About Gwendolyn Craig

Gwen is an award-winning journalist covering environmental policy for the Explorer since January 2020. She also takes photos and videos for the Explorer's magazine and website. She is a current member of the Legislative Correspondents Association of New York. Gwen has worked at various news outlets since 2015. Prior to moving to upstate New York, she worked for a D.C. Metro-area public relations firm, producing digital content for clients including the World Health Organization, the Low Income Investment Fund and Rights and Resources Initiative. She has a master's degree in journalism from the S.I. Newhouse School of Public Communications at Syracuse University. She has bachelor's degrees in English and journalism, with a concentration in ecology and evolutionary biology, from the University of Connecticut. Gwen is also a part-time figure skating coach. Contact her at (518) 524-2902 or gwen@adirondackexplorer.org. Sign up for Gwen’s newsletter here.

Reader Interactions

Comments

  1. Todd Eastman says

    Interesting situation…

    … should expert input be disallowed because someone has expertise and internal institutional knowledge in a case held in a public forum…?

    How transparent should a regulator be, especially when state’s resources are involved?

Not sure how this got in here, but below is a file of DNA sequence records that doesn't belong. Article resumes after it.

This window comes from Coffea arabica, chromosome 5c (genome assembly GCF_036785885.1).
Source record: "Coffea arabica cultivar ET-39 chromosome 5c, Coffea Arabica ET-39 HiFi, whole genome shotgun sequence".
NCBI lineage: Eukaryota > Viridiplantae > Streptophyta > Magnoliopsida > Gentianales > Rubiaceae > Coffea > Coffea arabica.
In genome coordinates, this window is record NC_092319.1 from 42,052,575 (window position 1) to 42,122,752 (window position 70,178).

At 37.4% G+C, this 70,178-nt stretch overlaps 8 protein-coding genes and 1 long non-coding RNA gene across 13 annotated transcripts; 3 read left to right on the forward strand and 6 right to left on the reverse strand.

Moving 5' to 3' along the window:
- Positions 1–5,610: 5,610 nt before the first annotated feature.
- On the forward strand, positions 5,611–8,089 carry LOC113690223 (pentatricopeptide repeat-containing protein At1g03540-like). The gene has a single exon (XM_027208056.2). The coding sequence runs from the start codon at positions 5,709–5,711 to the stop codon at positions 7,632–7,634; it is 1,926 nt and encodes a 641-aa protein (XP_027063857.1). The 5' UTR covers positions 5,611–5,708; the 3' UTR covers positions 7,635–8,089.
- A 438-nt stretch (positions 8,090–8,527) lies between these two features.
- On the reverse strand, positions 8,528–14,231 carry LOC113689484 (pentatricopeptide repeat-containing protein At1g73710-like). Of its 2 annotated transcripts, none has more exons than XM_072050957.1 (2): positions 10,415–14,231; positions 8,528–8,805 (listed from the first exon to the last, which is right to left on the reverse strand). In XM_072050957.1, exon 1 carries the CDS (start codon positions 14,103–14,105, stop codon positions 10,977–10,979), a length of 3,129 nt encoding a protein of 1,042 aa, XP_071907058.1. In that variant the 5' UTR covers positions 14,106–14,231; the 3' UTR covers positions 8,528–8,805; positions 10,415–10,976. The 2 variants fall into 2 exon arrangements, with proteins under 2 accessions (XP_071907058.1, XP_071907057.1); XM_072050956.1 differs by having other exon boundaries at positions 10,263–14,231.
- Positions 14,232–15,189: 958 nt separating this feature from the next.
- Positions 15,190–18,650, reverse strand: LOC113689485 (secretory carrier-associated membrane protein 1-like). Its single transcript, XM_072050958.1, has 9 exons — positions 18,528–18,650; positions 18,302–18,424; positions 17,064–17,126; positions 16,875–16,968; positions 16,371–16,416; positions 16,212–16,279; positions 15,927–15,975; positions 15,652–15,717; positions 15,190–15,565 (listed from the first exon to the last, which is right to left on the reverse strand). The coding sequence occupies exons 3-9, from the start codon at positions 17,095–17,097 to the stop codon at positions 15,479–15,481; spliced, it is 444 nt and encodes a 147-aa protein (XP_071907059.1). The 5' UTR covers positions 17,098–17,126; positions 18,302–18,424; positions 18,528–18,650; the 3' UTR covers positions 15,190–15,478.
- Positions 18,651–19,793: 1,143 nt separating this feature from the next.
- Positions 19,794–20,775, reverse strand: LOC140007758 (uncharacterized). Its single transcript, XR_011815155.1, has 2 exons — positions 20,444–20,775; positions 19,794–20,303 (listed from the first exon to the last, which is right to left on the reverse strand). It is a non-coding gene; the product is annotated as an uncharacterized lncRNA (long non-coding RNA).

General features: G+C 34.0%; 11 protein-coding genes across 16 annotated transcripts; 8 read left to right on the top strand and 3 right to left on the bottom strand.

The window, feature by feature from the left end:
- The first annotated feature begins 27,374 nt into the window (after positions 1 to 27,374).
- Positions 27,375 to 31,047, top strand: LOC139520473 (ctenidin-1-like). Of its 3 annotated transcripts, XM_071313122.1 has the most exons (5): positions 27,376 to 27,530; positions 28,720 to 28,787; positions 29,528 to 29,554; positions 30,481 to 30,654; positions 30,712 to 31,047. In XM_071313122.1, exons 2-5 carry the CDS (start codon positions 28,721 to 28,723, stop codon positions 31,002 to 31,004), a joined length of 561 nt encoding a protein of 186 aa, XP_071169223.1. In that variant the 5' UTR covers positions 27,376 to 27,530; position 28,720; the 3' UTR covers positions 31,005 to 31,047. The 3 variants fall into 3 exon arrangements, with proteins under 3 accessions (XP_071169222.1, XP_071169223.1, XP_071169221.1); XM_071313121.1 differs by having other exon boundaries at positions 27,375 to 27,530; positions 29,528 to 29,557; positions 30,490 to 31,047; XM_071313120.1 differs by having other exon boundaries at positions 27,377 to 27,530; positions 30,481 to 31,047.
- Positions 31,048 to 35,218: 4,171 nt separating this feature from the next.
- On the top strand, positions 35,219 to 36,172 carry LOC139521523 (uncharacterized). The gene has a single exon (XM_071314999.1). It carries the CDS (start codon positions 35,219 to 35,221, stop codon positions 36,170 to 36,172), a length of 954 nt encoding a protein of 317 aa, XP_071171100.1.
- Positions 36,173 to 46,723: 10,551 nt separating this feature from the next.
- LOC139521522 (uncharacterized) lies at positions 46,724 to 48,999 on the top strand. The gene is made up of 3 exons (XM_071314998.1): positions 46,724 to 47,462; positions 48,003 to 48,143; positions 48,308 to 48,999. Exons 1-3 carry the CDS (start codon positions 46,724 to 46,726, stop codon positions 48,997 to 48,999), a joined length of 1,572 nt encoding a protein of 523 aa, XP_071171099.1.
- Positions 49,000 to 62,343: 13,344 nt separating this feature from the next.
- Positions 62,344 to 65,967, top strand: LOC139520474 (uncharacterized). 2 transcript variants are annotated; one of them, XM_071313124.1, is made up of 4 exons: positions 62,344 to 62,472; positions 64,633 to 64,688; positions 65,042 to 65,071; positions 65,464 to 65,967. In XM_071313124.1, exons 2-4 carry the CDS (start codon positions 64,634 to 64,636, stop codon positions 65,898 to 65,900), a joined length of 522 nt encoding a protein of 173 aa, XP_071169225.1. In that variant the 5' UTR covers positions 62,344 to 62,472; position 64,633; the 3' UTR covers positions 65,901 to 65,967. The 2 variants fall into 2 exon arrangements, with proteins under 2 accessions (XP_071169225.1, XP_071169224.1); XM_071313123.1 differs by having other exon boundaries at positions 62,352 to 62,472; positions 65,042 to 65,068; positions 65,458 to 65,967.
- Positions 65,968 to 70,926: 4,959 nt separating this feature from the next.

The APA, by making an issue of ex-employees providing public comment only makes it appear something is amiss.

  2. Walter Linck says

    Yes, Todd. And I’d like to add here that Barbara, and then I, each contacted staff of the Commission for an opinion about me making comments on this issue – exactly as employees and ex-employees are encouraged to do. We each spoke with the same, very helpful staff member who presented us with what seemed a well considered, rational opinion that yes… I was not violating the ethics law by submitting my comments on this issue in the public comment process.

    I didn’t need to go further. However, since the board of the Commission has surprisingly never issued a formal, full opinion on the question, I was called back by the staff person and asked if I WOULD go further and formally put it before the Commission.

    Well, THIS IS WHAT THE ADIRONDACK PARK AGENCY SHOULD HAVE DONE IN THE FIRST PLACE! Instead, though, the lawyers quickly rejected my two comment letters in late July/early August without any valid legal conclusion – no more justification than their vague warning to me that I “may” have violated law. So I have agreed to do as the Commission staff member asked, and the question will now go before the full Commission – even though I have no assurance (gulp) what the outcome will be. It’s clear an answer is needed that will benefit State employees across New York in the future.

    The essence of it all, though – and the most angering thing to me – is this: APA management chose to quickly write me an intimidating letter over taking the time to go through the only correct process and do the right thing. That’s a show of “ethics”?

  3. Thomas Pfeiffer says

    is there any requirement of ‘harm’ intended proven in such cease and desist order? was there any personal damaging remarks to the agency that cause harm?